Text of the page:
Overwhelmed by the news? Or just stressed?

Image of pages from Atlas of the Heart by Brene Brown, showing highlighting of key themes.

So much bad news over the past month! I have been overwhelmed.

As you have noted by now, I monitor emergency preparedness news all the time. TV, other writers’ blogs, and LinkedIn posts from professional emergency managers are some of my sources. I’m always on the lookout for ideas for Advisories. This past month, thought has been so full of emotional incidents that’s I’ve actually been overwhelmed by the news.

At the same time, add in stresses at the personal level.

I just had cataract surgery. Nothing life-threatening, but . . . fasting for an early morning appointment, being hooked up to an IV, knowing I’m “under the knife.” There’s no way to pretend that’s not stressful. And, of course, with only one eye to work with, my usual reading and writing habits are affected. (In my case, so I could plug into Audible books and iTunes podcasts, I had to conquer air pod technology. That in itself was a huge frustration!)

Have you been overwhelmed yourself by these same stories and developments?

Some of my friends have!

Late last month a long-time friend from college phoned me, and we spent a good 15 minutes trying to pinpoint exactly how we were feeling. It was a back-and-forth conversation, as we tried out and then discarded different descriptions.

Then, just 4 days later, my neighbor Carol and I were having pretty much the same conversation, standing on the sidewalk as she watered her roses. Again, a back and forth about how overwhelmed we were by the news. But it didn’t take long before Carol turned off her hose and ran into her house. Out she came with a new book all about emotions and the fine distinctions between them.

Oh, I love words. I love their history and nuances. I was smitten and promptly ordered my own copy!

So, my neighbor Carol’s recommendation became the source for this week’s Advisory!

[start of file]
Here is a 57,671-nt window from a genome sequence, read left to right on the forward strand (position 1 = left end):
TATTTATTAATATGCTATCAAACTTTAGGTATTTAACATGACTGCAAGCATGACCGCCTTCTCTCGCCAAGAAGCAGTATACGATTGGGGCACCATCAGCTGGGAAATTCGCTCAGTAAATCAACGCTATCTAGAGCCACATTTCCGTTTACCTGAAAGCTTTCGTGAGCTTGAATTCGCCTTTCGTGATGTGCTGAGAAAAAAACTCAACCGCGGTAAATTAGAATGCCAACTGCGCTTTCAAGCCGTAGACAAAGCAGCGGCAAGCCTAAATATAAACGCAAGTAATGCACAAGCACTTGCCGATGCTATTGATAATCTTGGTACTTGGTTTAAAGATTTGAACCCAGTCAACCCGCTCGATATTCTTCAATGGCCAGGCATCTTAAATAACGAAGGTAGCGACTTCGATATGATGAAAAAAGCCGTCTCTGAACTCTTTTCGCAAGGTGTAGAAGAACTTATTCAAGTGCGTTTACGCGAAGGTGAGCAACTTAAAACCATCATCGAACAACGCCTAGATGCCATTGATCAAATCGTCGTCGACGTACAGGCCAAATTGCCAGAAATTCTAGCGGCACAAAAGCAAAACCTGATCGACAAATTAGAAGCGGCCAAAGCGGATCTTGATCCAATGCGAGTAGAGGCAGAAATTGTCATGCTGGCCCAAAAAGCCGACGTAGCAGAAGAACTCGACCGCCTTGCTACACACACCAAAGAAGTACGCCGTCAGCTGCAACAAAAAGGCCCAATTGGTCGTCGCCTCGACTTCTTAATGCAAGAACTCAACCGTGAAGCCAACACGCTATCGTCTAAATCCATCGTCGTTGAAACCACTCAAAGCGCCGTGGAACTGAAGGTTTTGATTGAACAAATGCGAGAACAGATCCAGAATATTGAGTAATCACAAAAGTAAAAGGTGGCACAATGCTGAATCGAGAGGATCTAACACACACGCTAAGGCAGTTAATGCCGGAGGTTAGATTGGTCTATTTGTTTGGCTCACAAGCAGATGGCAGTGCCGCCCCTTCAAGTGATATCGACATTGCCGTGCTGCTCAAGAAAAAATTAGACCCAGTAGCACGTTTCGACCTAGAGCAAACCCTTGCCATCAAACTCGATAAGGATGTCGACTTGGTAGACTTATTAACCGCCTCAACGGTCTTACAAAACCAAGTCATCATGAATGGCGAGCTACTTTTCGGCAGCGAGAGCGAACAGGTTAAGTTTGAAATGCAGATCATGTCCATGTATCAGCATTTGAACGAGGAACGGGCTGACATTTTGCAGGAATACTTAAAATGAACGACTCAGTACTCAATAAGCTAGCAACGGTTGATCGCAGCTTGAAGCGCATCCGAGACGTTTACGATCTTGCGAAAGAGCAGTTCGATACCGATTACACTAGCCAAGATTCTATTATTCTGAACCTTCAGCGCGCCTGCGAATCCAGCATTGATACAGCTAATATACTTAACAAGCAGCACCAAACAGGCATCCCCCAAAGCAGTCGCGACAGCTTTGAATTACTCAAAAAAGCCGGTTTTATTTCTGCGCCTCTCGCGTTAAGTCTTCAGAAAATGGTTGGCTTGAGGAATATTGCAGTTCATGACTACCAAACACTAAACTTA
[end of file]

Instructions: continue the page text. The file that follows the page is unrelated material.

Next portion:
Brené Brown is the author of Atlas of the Heart. You may already know her work, or have heard her well-known TEDx talk from 2010.

In this recent book, she lists and looks carefully at 87 different human emotions. Her theory, if I may sum it up, is that you can’t really experience life if you can’t describe it. Moreover, if you can’t describe life, you are pretty much lost when it comes to charting a new path forward.

The sobering reality, according to Brown, is that most people can only come up with about 3 emotions: “happy,” “sad,” and “angry” are the most common. How can ANY three words help me manage how I am reacting these days to surgery, gun violence, political upheaval, and natural disasters?! 

Are you, too, experiencing stress or overwhelm, or uncertainty or dread, or some other hard-to-pin emotion? Are you looking for some help in coping? Please consider getting your hands on this resource.

Yet another important book for this summer. I am so happy to have found it and to be able to share.

Your Emergency Plan Guide team

P.S.  As a taste of how Brown helps distinguish between different emotions, here’s the very first of the 13 lists she introduces. Are you feeling any of these? And are you sure of the differences between them?

  • Stress
  • Overwhelm
  • Anxiety
  • Worry
  • Avoidance
  • Excitement
  • Dread
  • Fear
  • Vulnerability

Brown adds another list of 7 more emotions that fit into this discussion of troubled times. Which of these might be an exact fit for what YOU are experiencing?

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  1. clare zall